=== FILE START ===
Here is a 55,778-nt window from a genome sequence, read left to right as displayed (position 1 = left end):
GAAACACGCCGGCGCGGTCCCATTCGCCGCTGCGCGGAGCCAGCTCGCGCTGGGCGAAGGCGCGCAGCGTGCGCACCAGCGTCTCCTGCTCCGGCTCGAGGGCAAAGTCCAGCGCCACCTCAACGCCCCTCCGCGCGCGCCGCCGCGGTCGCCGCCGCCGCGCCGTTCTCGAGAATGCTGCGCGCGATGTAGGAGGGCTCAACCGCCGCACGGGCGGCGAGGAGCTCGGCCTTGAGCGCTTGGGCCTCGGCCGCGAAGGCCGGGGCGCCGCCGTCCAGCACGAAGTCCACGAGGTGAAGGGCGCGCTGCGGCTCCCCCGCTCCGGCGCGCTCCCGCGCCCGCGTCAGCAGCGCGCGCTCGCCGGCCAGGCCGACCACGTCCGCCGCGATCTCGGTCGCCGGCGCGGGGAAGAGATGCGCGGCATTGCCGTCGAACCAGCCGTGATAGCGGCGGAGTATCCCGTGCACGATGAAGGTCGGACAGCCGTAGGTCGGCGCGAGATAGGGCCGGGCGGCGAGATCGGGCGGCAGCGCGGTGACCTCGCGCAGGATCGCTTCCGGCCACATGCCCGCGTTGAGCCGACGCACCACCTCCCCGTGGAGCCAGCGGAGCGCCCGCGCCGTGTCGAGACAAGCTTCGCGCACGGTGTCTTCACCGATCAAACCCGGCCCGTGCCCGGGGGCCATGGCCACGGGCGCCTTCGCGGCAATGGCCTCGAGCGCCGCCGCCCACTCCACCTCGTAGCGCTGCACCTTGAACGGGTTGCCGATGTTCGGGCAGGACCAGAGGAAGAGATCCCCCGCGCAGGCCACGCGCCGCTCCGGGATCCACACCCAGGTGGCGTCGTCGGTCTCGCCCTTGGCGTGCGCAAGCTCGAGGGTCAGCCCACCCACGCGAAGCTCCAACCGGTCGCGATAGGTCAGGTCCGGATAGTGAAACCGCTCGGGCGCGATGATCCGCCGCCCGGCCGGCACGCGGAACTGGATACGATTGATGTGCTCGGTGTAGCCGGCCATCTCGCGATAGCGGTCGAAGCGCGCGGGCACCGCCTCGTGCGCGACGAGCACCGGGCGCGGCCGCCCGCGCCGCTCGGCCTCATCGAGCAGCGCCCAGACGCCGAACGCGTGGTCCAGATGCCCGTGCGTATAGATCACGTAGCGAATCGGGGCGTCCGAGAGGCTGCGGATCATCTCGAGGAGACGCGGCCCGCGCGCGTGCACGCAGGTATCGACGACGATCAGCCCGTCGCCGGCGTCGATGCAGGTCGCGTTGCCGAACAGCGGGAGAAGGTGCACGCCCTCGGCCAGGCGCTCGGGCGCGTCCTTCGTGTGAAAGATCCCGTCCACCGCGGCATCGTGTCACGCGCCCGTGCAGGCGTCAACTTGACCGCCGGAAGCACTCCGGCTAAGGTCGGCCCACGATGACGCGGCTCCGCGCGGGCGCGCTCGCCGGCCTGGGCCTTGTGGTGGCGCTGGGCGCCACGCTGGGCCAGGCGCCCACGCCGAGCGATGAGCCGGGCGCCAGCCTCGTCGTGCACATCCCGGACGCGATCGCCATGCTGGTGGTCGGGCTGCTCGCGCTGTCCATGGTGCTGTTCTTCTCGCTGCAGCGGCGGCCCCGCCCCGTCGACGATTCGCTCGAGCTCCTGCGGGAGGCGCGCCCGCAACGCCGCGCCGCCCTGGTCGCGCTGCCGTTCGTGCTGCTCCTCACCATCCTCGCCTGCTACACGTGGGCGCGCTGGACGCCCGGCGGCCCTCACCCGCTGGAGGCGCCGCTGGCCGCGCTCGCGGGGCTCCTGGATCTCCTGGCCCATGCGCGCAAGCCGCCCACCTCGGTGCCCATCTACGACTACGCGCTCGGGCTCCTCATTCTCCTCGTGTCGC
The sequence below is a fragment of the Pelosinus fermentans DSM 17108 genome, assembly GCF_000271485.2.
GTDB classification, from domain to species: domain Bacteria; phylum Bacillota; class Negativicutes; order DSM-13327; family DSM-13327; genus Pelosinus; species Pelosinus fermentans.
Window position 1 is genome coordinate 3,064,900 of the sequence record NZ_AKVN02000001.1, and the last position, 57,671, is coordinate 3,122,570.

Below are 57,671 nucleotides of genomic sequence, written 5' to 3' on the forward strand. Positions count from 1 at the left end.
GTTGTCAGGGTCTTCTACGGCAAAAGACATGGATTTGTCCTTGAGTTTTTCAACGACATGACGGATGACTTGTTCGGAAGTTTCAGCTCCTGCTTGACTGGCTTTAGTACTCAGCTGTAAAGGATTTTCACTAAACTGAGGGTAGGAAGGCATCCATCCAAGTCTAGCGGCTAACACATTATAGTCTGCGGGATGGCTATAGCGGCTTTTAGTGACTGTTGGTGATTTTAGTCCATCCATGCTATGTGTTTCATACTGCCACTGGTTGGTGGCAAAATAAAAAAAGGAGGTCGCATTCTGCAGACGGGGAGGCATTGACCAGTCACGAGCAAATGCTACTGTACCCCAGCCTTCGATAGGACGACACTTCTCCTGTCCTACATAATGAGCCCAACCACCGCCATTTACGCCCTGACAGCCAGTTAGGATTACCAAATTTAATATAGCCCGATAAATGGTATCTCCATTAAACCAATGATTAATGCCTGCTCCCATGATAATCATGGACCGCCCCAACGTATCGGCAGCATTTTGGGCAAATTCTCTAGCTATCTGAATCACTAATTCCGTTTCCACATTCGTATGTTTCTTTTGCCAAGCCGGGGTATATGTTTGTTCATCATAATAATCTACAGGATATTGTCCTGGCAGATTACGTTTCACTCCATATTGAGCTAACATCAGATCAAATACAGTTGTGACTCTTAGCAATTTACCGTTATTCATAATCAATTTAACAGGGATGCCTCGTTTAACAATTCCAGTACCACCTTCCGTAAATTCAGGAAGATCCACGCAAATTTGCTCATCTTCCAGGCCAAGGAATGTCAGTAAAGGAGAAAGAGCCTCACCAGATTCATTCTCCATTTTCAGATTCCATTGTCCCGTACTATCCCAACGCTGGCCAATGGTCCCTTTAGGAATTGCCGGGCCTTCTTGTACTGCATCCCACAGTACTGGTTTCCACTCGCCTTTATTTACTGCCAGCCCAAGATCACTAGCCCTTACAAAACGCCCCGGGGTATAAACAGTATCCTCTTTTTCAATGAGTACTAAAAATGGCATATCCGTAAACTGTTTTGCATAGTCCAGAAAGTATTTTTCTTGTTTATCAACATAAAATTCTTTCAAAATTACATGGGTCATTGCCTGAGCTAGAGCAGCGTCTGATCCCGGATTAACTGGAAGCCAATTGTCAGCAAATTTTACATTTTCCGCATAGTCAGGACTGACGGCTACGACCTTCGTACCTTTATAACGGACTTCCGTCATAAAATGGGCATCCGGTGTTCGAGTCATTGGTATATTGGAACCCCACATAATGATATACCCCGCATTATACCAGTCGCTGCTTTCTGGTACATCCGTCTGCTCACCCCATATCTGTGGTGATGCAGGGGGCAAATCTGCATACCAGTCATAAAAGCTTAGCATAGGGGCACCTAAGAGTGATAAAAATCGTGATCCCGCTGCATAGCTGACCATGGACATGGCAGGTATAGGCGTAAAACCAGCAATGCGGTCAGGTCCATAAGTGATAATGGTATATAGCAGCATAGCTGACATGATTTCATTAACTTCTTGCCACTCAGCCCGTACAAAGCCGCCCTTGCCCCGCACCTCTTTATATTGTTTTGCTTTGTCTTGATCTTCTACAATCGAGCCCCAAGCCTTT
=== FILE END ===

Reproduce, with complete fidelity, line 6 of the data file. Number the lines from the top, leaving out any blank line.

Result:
Below are 57,671 nucleotides of genomic sequence, written 5' to 3' on the forward strand. Positions count from 1 at the left end.